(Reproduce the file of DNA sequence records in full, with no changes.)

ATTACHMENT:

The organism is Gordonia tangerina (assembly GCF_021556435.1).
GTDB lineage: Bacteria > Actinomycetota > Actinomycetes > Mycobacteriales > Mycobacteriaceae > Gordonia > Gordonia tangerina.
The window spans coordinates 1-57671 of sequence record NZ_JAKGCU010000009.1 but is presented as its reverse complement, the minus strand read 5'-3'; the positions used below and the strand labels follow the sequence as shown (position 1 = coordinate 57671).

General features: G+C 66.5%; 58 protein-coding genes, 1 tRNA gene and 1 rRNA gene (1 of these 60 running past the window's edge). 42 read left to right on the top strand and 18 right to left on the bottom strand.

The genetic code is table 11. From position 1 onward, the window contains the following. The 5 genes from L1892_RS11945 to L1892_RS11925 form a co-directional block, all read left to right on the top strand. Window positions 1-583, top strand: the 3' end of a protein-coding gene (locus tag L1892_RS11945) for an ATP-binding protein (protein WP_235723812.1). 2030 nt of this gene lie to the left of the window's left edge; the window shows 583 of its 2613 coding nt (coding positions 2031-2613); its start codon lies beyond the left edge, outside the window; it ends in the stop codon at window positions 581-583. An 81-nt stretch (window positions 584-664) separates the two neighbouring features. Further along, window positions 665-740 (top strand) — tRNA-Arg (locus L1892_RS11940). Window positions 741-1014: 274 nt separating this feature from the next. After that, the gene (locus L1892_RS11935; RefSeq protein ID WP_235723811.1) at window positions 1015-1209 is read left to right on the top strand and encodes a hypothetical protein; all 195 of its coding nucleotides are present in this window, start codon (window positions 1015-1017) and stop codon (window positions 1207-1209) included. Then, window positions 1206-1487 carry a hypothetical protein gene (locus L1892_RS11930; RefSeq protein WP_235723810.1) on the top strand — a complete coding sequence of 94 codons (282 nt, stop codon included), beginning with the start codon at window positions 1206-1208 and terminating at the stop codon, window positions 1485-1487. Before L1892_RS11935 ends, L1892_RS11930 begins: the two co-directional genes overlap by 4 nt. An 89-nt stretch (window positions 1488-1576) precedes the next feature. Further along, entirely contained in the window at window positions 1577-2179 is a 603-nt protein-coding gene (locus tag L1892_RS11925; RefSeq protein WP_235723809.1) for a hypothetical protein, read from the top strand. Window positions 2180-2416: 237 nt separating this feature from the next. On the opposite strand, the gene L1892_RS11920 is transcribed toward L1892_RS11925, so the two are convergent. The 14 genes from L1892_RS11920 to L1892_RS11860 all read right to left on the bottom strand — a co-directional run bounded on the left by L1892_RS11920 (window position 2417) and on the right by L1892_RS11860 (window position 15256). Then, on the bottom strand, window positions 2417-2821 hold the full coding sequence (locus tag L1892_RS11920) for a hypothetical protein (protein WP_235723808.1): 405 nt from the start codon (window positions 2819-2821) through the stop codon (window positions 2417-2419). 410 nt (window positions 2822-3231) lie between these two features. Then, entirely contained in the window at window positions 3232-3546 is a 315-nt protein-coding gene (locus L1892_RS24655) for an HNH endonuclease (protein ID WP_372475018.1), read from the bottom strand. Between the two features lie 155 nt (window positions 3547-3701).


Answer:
The organism is Gordonia tangerina (assembly GCF_021556435.1).
GTDB lineage: Bacteria > Actinomycetota > Actinomycetes > Mycobacteriales > Mycobacteriaceae > Gordonia > Gordonia tangerina.
The window spans coordinates 1-57671 of sequence record NZ_JAKGCU010000009.1 but is presented as its reverse complement, the minus strand read 5'-3'; the positions used below and the strand labels follow the sequence as shown (position 1 = coordinate 57671).

General features: G+C 66.5%; 58 protein-coding genes, 1 tRNA gene and 1 rRNA gene (1 of these 60 running past the window's edge). 42 read left to right on the top strand and 18 right to left on the bottom strand.

The genetic code is table 11. From position 1 onward, the window contains the following. The 5 genes from L1892_RS11945 to L1892_RS11925 form a co-directional block, all read left to right on the top strand. Window positions 1-583, top strand: the 3' end of a protein-coding gene (locus tag L1892_RS11945) for an ATP-binding protein (protein WP_235723812.1). 2030 nt of this gene lie to the left of the window's left edge; the window shows 583 of its 2613 coding nt (coding positions 2031-2613); its start codon lies beyond the left edge, outside the window; it ends in the stop codon at window positions 581-583. An 81-nt stretch (window positions 584-664) separates the two neighbouring features. Further along, window positions 665-740 (top strand) — tRNA-Arg (locus L1892_RS11940). Window positions 741-1014: 274 nt separating this feature from the next. After that, the gene (locus L1892_RS11935; RefSeq protein ID WP_235723811.1) at window positions 1015-1209 is read left to right on the top strand and encodes a hypothetical protein; all 195 of its coding nucleotides are present in this window, start codon (window positions 1015-1017) and stop codon (window positions 1207-1209) included. Then, window positions 1206-1487 carry a hypothetical protein gene (locus L1892_RS11930; RefSeq protein WP_235723810.1) on the top strand — a complete coding sequence of 94 codons (282 nt, stop codon included), beginning with the start codon at window positions 1206-1208 and terminating at the stop codon, window positions 1485-1487. Before L1892_RS11935 ends, L1892_RS11930 begins: the two co-directional genes overlap by 4 nt. An 89-nt stretch (window positions 1488-1576) precedes the next feature. Further along, entirely contained in the window at window positions 1577-2179 is a 603-nt protein-coding gene (locus tag L1892_RS11925; RefSeq protein WP_235723809.1) for a hypothetical protein, read from the top strand. Window positions 2180-2416: 237 nt separating this feature from the next. On the opposite strand, the gene L1892_RS11920 is transcribed toward L1892_RS11925, so the two are convergent. The 14 genes from L1892_RS11920 to L1892_RS11860 all read right to left on the bottom strand — a co-directional run bounded on the left by L1892_RS11920 (window position 2417) and on the right by L1892_RS11860 (window position 15256). Then, on the bottom strand, window positions 2417-2821 hold the full coding sequence (locus tag L1892_RS11920) for a hypothetical protein (protein WP_235723808.1): 405 nt from the start codon (window positions 2819-2821) through the stop codon (window positions 2417-2419). 410 nt (window positions 2822-3231) lie between these two features. Then, entirely contained in the window at window positions 3232-3546 is a 315-nt protein-coding gene (locus L1892_RS24655) for an HNH endonuclease (protein ID WP_372475018.1), read from the bottom strand. Between the two features lie 155 nt (window positions 3547-3701).